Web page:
Behold, the tube of silence, er, significantly reduced sound
March 13, 2019 4:14 PM   Subscribe

The science reporting hype promises a bit too much ("Scientists have discovered a shape that blocks all sound–even your co-workers," per Fast Company article title), but the demonstration video of the Acoustic Metamaterial Noise Cancellation Device is pretty impressive, demonstrating "acoustic metamaterial and noise cancellation device capable of blocking up to 94% percent of the transmitted sound energy while preserving air flow." From Dr. Xin Zhang's Laboratory for Microsystems Technology at Boston University.

The paper (paywalled): Ultra-open acoustic metamaterial silencer based on Fano-like interference (published on Physical Review B, via Research Gate)

Also, ENG’s Xin Zhang Is BU’s 2018 Innovator of the Year, First Woman Chosen
Xin Zhang is well-known for her pioneering work with metamaterials in areas as diverse as magnetic resonance imaging (MRI), downwell sensor technology for the oil industry, and noise-cancellation acoustics. A College of Engineering professor of mechanical engineering, she is the director of BU’s Laboratory for Microsystems Technology (LMST), which focuses on interdisciplinary research in microelectromechanical and nanoelectromechanical systems.
posted by filthy light thief (27 comments total) 28 users marked this as a favorite
 
is there a shape that blocks people's faces?
posted by Foci for Analysis at 4:19 PM on March 13 [10 favorites]


Yes, it's called a hand. Or a book. Or a newspaper. Or a wall. ;)

But the beauty of this is that it's an open shape, which lets light and air pass through, but significantly cuts the sound.
posted by filthy light thief at 4:25 PM on March 13 [1 favorite]


The science reporting hype promises a bit too much
Isn't that considered a scientific constant these days?
posted by oneswellfoop at 4:33 PM on March 13 [1 favorite]


Any citation in a standard unit like dB? A percentage could mean a few different things when talking about difference in sound level.
posted by idiopath at 4:34 PM on March 13 [5 favorites]


So it's a muffler? Hmm, ok....
posted by sjswitzer at 4:34 PM on March 13


...but significantly cuts the sound.

For values of 'significantly' meaning 12 dB (so 'standing by an air-raid siren' becomes a soothing 'standing next to a speaker stack at a rock concert').

It also only operates at a single frequency.

It's openness is a neat variant on the many acoustic metamaterials that have been produced in the last decade or so, but it's of primarily theoretical interest at this point. While there may be a handful of applications that have these very precise requirements, many, many more improvements and extensions would have to happen before this would have any widespread practical utility.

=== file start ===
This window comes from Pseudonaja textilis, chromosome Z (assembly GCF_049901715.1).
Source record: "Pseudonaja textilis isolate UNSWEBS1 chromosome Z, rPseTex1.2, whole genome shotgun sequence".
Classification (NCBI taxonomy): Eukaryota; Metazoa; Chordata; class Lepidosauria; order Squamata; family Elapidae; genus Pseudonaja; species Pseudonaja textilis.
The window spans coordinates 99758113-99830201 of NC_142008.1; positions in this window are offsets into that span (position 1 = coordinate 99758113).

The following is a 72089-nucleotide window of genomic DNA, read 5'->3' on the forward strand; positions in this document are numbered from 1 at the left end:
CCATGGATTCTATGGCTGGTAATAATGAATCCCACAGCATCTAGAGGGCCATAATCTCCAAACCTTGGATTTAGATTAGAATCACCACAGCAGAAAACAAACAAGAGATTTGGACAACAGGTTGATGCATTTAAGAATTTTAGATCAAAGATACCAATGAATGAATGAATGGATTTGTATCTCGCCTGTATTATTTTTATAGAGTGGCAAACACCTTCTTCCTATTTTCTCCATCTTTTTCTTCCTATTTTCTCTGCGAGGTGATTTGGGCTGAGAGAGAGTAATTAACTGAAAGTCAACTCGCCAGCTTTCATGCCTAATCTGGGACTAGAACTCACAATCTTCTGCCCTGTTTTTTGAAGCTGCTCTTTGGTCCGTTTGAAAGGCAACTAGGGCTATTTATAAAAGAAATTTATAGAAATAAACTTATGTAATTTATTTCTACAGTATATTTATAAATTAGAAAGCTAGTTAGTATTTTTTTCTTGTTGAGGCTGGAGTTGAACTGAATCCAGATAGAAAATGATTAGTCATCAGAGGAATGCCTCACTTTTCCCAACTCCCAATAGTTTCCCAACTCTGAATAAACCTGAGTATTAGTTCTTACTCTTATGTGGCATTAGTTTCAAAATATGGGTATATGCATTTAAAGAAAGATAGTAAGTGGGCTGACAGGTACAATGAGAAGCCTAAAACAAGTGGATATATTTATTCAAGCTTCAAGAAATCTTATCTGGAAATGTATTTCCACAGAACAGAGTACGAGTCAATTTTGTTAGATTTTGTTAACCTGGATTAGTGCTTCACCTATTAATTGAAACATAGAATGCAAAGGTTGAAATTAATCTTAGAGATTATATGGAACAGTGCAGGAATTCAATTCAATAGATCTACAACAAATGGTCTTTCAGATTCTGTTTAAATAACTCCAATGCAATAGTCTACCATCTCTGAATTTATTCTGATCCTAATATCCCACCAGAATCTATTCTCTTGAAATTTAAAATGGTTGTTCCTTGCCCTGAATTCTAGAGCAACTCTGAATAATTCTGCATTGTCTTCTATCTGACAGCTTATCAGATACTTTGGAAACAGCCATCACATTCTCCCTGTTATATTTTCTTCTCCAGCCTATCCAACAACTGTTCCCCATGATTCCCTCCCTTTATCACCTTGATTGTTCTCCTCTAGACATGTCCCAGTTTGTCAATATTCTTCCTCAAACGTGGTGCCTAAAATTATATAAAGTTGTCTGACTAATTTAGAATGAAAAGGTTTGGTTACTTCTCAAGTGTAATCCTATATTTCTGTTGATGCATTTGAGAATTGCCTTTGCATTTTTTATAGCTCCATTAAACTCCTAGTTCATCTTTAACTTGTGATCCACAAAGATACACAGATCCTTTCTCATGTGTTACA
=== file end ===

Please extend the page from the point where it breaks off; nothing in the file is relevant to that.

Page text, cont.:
posted by BlueDuke at 4:38 PM on March 13 [13 favorites]


(I'm saying 12 dB based on one comment I found which claims a reduction in the 'sound energy' by 94%. If it's really a reduction in the sound amplitude, then it would be a 24 dB reduction)
posted by BlueDuke at 4:40 PM on March 13 [1 favorite]


So does this mean that the noise the upstairs neighbors make could be reflected back on them?
posted by Bee'sWing at 4:43 PM on March 13 [3 favorites]


science reporting hype promises a bit too much

Yeah my co-workers all make pure sine waves at the same frequency.
posted by tclark at 5:17 PM on March 13 [22 favorites]


Get back to me when it comes in cone form.
posted by sysinfo at 5:45 PM on March 13 [9 favorites]


But then you won't be able to hear us.
posted by Greg_Ace at 6:02 PM on March 13 [5 favorites]


Gesticulate at me when it comes in cone form.
posted by sysinfo at 6:27 PM on March 13 [18 favorites]


Yeah my co-workers all make pure sine waves at the same frequency.

Just wait until the new guy shows up and then your office background oooooooooooooooooooooooo becomes oOo.oOo.oOo.oOo.oOo.oOo.
posted by Jpfed at 7:04 PM on March 13 [13 favorites]


This seems promising for reducing noise in research or commercial settings where airflow may be important to the working of the machine (you can't just block off an exhaust pipe). While not sine tones, I can imagine several of these in a row to cut the fundamental frequency and the loudest harmonics. If it's relatively cheap to produce, I could see it becoming widespread; if not, it might still have applications in research where a very quiet environment is desirable.

Interesting, and a good post.
posted by solarion at 8:07 PM on March 13 [1 favorite]


WHAT??? WAIT, WHAT???? WHATTTTTTT!
posted by hippybear at 8:56 PM on March 13 [3 favorites]